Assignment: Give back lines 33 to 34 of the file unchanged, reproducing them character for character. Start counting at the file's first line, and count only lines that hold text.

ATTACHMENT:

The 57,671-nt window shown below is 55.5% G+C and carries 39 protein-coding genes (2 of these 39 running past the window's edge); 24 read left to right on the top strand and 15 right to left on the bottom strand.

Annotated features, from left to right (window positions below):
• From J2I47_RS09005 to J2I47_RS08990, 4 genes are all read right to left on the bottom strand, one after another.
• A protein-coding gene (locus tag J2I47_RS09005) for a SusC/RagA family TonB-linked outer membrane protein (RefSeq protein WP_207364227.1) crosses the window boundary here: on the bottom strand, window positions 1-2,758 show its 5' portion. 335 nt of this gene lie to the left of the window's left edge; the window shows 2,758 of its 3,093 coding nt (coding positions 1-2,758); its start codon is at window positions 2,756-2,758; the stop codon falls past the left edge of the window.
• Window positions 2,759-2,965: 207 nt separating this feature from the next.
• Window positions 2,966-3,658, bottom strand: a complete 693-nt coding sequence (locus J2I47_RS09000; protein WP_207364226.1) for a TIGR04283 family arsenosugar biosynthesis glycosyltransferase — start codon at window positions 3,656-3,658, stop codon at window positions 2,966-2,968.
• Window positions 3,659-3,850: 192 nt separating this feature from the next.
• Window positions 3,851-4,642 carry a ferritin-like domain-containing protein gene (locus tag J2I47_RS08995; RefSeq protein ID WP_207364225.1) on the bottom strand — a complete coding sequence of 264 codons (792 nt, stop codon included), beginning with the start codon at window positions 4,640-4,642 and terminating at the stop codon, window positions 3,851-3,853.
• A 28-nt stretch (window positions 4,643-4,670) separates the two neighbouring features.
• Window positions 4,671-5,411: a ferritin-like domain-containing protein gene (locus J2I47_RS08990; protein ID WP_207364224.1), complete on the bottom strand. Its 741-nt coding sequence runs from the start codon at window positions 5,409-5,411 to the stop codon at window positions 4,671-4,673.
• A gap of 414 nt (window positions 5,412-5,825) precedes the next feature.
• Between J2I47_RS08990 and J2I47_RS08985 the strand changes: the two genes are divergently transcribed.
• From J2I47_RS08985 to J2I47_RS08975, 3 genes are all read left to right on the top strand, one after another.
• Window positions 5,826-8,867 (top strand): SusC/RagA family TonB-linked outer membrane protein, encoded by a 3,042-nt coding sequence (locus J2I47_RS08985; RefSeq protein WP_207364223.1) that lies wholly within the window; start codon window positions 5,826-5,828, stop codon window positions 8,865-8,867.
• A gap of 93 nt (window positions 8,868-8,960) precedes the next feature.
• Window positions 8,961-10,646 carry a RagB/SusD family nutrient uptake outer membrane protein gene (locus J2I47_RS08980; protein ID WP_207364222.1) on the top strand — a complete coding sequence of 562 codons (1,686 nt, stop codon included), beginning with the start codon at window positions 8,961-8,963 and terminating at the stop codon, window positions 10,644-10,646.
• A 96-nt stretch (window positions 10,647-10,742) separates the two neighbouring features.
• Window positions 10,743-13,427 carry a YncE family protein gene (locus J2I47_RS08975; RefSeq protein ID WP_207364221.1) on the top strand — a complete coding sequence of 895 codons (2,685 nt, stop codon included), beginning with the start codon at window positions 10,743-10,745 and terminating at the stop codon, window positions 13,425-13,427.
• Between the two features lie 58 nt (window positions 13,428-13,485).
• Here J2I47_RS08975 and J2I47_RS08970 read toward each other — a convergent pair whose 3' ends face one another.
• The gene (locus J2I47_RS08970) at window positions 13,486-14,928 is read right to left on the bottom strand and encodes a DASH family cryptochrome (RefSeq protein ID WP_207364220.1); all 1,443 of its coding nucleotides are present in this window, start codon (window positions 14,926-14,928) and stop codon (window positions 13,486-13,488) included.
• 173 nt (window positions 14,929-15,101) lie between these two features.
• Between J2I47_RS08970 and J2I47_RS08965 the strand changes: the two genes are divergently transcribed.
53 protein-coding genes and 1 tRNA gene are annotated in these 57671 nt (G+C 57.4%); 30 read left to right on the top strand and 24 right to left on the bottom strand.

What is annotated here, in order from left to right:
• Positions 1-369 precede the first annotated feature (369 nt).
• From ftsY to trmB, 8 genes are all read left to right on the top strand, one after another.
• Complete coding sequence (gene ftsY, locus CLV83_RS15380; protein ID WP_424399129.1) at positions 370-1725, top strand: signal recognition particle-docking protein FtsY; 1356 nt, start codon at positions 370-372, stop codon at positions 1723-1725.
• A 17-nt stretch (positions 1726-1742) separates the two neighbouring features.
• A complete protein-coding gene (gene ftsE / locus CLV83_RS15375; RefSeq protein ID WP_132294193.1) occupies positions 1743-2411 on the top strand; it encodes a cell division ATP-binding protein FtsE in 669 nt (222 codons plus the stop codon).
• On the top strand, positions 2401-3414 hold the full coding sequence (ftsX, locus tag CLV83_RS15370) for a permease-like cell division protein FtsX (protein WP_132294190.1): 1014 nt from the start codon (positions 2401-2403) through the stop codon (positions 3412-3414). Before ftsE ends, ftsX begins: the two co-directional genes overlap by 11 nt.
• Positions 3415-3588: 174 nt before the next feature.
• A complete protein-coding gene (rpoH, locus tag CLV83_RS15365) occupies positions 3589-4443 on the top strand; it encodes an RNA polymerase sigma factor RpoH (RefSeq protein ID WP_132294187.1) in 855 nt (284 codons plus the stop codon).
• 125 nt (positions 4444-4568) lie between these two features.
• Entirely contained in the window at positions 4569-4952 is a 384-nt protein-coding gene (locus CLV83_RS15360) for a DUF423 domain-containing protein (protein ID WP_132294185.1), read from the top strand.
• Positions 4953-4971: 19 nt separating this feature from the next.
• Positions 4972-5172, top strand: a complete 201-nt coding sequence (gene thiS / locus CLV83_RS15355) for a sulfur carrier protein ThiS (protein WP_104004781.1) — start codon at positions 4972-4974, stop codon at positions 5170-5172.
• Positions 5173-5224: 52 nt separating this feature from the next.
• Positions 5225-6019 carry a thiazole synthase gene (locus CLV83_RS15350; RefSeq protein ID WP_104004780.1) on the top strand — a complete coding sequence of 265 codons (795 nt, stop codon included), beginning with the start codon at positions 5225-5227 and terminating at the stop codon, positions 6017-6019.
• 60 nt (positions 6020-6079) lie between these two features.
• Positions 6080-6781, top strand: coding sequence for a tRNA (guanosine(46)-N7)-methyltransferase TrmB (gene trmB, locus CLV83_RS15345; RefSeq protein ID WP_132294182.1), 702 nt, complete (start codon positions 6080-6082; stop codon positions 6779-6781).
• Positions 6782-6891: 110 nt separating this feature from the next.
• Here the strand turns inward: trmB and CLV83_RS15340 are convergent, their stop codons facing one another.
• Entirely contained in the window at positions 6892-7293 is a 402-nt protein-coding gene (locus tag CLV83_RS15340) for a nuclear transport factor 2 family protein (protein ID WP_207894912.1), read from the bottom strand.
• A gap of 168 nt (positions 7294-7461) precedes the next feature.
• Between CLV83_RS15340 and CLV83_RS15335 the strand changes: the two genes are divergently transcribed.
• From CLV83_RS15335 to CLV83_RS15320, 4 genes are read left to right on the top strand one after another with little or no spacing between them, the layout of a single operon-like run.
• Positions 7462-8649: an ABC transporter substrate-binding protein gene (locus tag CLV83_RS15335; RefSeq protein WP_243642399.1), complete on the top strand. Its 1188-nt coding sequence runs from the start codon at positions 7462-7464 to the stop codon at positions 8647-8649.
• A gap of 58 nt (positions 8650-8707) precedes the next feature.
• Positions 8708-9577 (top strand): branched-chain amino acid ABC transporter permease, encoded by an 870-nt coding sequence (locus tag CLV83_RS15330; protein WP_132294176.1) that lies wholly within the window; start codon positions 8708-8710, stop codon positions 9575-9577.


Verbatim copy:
• A complete protein-coding gene (rpoH, locus tag CLV83_RS15365) occupies positions 3589-4443 on the top strand; it encodes an RNA polymerase sigma factor RpoH (RefSeq protein ID WP_132294187.1) in 855 nt (284 codons plus the stop codon).
• 125 nt (positions 4444-4568) lie between these two features.